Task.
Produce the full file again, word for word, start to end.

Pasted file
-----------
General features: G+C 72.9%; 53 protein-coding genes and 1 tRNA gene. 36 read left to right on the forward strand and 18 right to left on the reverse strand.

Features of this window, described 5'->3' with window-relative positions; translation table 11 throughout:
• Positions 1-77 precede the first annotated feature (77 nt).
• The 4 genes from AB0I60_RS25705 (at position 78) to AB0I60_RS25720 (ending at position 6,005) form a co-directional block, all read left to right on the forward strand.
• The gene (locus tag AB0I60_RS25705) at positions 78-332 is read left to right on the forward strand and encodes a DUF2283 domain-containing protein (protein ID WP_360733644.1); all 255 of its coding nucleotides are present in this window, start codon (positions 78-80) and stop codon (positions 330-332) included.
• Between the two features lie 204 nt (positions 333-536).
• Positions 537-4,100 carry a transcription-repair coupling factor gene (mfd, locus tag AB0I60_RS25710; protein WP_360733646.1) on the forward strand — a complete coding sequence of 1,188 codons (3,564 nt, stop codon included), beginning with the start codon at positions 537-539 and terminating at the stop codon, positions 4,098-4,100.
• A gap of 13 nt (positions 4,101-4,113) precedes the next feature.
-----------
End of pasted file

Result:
General features: G+C 72.9%; 53 protein-coding genes and 1 tRNA gene. 36 read left to right on the forward strand and 18 right to left on the reverse strand.

Features of this window, described 5'->3' with window-relative positions; translation table 11 throughout:
• Positions 1-77 precede the first annotated feature (77 nt).
• The 4 genes from AB0I60_RS25705 (at position 78) to AB0I60_RS25720 (ending at position 6,005) form a co-directional block, all read left to right on the forward strand.
• The gene (locus tag AB0I60_RS25705) at positions 78-332 is read left to right on the forward strand and encodes a DUF2283 domain-containing protein (protein ID WP_360733644.1); all 255 of its coding nucleotides are present in this window, start codon (positions 78-80) and stop codon (positions 330-332) included.
• Between the two features lie 204 nt (positions 333-536).
• Positions 537-4,100 carry a transcription-repair coupling factor gene (mfd, locus tag AB0I60_RS25710; protein WP_360733646.1) on the forward strand — a complete coding sequence of 1,188 codons (3,564 nt, stop codon included), beginning with the start codon at positions 537-539 and terminating at the stop codon, positions 4,098-4,100.
• A gap of 13 nt (positions 4,101-4,113) precedes the next feature.